One evening we find Gogol in a hotel room in New Jersey getting dressed for his wedding. He is ready within minutes—it helps that his dhoti is "prepleated...with a drawstring waist". But he has to wait for his bride who is getting her hair styled professionally. Gogol "regrets not having brought his running shoes along; he could have done a few miles on the treadmill before preparing himself for the event".
The Namesake is full of such moments, which, when American readers find them in books by Indian writers living abroad, they take as evidence of two different worlds coming together. The East meeting the West.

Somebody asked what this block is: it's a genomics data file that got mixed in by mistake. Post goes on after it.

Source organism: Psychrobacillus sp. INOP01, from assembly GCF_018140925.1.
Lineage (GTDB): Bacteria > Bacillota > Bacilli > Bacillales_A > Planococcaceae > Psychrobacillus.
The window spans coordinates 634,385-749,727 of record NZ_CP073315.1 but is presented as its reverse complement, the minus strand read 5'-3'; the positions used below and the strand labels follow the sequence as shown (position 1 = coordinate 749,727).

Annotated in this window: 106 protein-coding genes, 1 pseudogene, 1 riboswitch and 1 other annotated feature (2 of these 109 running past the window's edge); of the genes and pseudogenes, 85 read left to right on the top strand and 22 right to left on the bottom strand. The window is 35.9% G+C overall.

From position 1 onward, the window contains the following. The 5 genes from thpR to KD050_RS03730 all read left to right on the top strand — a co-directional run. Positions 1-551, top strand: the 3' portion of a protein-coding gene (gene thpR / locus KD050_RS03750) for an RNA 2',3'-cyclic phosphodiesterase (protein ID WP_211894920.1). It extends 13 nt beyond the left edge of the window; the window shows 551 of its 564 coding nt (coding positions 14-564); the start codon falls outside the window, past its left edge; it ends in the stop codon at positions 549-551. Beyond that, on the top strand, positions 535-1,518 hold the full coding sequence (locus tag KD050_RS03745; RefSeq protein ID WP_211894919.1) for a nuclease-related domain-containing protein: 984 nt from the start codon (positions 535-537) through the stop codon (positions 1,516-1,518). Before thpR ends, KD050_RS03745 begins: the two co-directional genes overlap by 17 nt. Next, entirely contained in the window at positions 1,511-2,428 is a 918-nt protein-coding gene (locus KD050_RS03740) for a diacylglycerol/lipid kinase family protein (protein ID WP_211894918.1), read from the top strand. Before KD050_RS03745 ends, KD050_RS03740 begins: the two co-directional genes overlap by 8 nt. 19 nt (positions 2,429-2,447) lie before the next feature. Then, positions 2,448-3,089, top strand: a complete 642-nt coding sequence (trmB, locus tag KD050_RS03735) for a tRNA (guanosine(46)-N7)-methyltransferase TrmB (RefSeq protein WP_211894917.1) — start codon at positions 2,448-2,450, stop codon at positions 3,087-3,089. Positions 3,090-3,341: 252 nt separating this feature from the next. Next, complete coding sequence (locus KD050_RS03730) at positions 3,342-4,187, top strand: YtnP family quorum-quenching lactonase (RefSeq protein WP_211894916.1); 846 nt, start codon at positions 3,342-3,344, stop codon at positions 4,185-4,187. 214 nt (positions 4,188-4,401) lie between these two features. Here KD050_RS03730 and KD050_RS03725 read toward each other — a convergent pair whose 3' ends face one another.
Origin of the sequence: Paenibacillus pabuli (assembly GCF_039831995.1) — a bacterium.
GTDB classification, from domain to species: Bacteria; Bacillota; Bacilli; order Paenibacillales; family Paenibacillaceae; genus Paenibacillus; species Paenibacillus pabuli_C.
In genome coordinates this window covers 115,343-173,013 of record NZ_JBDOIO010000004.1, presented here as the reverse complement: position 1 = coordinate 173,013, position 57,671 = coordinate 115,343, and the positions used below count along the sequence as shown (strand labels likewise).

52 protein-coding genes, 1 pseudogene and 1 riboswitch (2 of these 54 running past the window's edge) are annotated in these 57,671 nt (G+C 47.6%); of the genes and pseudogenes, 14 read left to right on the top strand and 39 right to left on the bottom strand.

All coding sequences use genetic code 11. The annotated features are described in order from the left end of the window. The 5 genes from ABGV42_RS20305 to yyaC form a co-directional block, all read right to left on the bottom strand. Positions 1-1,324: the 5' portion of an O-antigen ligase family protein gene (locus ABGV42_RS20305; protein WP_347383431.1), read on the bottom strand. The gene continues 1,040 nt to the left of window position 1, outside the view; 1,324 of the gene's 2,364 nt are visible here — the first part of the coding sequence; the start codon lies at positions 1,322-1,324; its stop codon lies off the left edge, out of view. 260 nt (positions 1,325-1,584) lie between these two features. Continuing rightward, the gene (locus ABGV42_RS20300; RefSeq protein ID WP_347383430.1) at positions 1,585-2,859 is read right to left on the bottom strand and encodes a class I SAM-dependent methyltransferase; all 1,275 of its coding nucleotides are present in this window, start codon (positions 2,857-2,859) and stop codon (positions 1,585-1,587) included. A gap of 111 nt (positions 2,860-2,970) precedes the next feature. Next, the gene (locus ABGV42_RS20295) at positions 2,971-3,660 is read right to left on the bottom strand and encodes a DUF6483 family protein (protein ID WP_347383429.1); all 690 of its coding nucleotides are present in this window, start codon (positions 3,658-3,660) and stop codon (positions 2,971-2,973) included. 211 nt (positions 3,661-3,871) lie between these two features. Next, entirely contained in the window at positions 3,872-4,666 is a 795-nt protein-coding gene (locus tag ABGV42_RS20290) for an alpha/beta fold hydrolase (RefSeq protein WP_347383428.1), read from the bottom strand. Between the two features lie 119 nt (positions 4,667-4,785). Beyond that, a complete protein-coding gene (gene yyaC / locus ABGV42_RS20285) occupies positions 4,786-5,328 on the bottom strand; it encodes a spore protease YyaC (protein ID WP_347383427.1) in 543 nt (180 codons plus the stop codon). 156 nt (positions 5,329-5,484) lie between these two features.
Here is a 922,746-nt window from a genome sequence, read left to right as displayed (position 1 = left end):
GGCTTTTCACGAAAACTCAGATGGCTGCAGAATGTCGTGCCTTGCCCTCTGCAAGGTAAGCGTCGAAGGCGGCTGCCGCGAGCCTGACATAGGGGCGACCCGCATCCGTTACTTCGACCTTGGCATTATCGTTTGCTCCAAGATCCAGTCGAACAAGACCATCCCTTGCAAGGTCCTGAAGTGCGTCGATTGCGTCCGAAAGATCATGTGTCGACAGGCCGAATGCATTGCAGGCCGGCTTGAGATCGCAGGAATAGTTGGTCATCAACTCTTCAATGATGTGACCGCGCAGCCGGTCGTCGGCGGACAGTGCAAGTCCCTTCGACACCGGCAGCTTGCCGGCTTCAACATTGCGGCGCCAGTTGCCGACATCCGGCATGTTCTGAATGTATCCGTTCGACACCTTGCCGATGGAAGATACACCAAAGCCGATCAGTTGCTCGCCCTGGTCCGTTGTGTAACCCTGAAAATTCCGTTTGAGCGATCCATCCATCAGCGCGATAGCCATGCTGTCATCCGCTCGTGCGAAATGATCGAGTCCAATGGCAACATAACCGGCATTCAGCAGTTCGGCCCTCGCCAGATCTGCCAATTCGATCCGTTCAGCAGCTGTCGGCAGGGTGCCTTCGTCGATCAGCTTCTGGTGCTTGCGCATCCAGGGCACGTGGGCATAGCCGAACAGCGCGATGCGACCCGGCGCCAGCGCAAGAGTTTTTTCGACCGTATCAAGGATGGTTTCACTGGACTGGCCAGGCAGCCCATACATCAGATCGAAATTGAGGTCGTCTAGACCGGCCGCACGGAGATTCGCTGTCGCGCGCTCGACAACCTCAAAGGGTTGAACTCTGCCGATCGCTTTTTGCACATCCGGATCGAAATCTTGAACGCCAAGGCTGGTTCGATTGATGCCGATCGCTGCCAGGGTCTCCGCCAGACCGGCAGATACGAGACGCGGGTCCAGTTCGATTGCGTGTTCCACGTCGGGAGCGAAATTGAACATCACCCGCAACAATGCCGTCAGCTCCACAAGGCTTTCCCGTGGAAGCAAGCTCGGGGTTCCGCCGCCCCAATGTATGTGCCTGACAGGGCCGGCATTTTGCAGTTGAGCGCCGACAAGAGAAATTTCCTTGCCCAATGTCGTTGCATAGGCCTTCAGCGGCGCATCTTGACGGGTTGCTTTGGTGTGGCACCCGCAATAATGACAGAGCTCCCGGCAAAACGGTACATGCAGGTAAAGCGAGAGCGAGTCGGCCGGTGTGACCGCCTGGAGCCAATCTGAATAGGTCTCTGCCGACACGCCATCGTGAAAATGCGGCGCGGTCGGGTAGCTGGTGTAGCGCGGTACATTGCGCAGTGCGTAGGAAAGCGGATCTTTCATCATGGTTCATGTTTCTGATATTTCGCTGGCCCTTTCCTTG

The truth, however, is that people everywhere inhabit mixed orders of reality. Consider a turbaned, sherwani-clad bridegroom in a village in Bihar, with a sword on his side, arriving for his wedding on a Massey Ferguson tractor.
This mixed condition could be taken as a given. But it isn’t—not...